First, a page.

Campaigns are for somebody else
Six years ago, a day after Diwali, the country’s media had carried major news items in bold types about escalation in air and sound pollution levels in Delhi due to excessive cracker bursting by Delhiites. Six years later, I find no difference in the news content. Apart from the marginal difference in percentage terms in different areas, the news are all the same, mocking the efforts of the Delhi government, non-profit organisations as well as the conscious citizenry who have been advocating for a green and quieter Diwali.
Like each year, this time too there were rallies by school children; posters could be seen all over; social media was full of emotional, influencing messages; and celebrities were talking about it on radio and TV. It did appear that this year Delhi would be different – greener, quieter and cleaner – on Diwali.
Nothing of that sort happened. We all woke up to dense smog full of choking toxic gasses. (Some die-hard optimists welcomed it as the onset of winter, so dense was the fog—sorry, smog.)
One now wonders why so much of time, money and resources that are being spent on ‘awareness’ are not working? Why is this simple message of ‘no crackers, please’ not making any impact on the majority of us? Crackers or fireworks are certainly not a part of any religious ritual, nor do they have any cultural connotation. Then why are they so important? What I completely fail to understand is the significance of these booming bombs (that’s what they are labelled as – bullet bomb, atom bomb, hydrogen bomb, agni missile...). Do they really give pleasure? Do they entertain the human mind? Are there minds out there that get a kick out of the house-shattering sounds of a bomb?
As per Delhi-focused statistics, almost every child is in school. Another claim of the government was that every school had been sensitised in the run-up to Diwali and that children were told to avoid crackers. What happened then? Were the children rebelling?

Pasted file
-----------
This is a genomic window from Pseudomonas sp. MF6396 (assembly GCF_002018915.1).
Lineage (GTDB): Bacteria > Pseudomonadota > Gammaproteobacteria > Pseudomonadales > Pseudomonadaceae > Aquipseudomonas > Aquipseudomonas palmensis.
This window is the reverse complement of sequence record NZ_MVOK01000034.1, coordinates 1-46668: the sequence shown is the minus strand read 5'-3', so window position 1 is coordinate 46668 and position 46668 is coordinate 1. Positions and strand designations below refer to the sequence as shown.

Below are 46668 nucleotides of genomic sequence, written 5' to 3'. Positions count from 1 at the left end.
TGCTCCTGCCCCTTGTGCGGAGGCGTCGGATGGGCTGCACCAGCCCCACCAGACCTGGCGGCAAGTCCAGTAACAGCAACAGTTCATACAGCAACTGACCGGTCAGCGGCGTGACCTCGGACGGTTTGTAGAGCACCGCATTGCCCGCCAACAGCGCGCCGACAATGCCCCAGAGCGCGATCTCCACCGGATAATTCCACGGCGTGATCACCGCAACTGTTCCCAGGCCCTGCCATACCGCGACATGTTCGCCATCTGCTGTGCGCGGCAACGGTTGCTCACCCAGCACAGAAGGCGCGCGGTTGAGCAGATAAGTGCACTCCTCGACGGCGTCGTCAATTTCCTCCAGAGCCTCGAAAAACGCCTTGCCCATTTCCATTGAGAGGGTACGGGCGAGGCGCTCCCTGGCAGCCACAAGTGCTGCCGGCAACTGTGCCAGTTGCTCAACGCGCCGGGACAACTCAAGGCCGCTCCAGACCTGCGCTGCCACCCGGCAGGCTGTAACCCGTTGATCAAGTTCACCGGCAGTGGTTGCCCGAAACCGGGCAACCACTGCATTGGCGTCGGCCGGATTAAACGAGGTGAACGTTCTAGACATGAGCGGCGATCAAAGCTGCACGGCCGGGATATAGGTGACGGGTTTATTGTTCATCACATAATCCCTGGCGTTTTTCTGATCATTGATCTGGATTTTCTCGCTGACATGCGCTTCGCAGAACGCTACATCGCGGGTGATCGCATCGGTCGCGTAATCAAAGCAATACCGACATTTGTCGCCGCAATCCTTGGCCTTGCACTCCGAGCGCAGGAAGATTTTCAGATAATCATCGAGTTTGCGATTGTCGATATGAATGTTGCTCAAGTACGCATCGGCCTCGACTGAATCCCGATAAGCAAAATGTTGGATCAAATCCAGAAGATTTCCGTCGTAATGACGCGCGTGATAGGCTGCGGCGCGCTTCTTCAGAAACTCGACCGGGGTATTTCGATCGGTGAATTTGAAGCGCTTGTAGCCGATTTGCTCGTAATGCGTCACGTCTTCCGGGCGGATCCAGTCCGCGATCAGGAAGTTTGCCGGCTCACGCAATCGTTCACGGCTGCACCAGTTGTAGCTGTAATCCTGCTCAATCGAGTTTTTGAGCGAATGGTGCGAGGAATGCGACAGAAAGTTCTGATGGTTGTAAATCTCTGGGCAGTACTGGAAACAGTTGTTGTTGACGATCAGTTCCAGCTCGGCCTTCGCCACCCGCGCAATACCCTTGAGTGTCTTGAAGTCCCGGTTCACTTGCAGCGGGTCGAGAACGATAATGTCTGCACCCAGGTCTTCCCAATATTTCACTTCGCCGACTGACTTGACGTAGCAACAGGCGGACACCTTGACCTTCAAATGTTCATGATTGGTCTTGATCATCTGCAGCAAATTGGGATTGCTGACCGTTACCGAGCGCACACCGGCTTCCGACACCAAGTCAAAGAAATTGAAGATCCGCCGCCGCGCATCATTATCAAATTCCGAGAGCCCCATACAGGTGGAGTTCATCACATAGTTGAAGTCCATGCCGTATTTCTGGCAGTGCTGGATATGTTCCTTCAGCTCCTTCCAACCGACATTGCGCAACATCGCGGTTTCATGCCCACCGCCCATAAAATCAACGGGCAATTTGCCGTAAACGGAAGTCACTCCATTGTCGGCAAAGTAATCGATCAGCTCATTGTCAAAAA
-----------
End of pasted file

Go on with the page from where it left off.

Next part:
Are Delhiites rebelling? Or is it that they have gone numb and do not care anymore? One would have liked to think that the current generation is comparatively aware. So why the gap between knowledge and practice? Do they have bigger, larger and more ‘personal’ problems to deal with and hence do not care about these ‘hyped’ pollution and environment concerns? Perhaps Diwali is when they can (unconsciously) vent their (unknown) frustrations by bursting crackers, by creating deafening noises and choking smoke. Maybe they find some peace—their nirvana, or whatever—in that space.
However, their happiness comes at the cost of the health of the city and the millions of its residents. Hence, it needs to be stopped – their recklessness, not their happiness. If the millions spent on awareness campaigns are not working, then the millions coming from the sales revenue of crackers should be forgotten as they are hampering the millions being invested in making Delhi greener. In straight words, the sale, purchase and lighting of crackers should be banned. Will there be protests? Maybe yes. Maybe the traders’ community will raise a voice, but they cannot be allowed to do business that compromises the ‘green norms’. Hence, all that Delhi needs now is the ‘will’ to ban.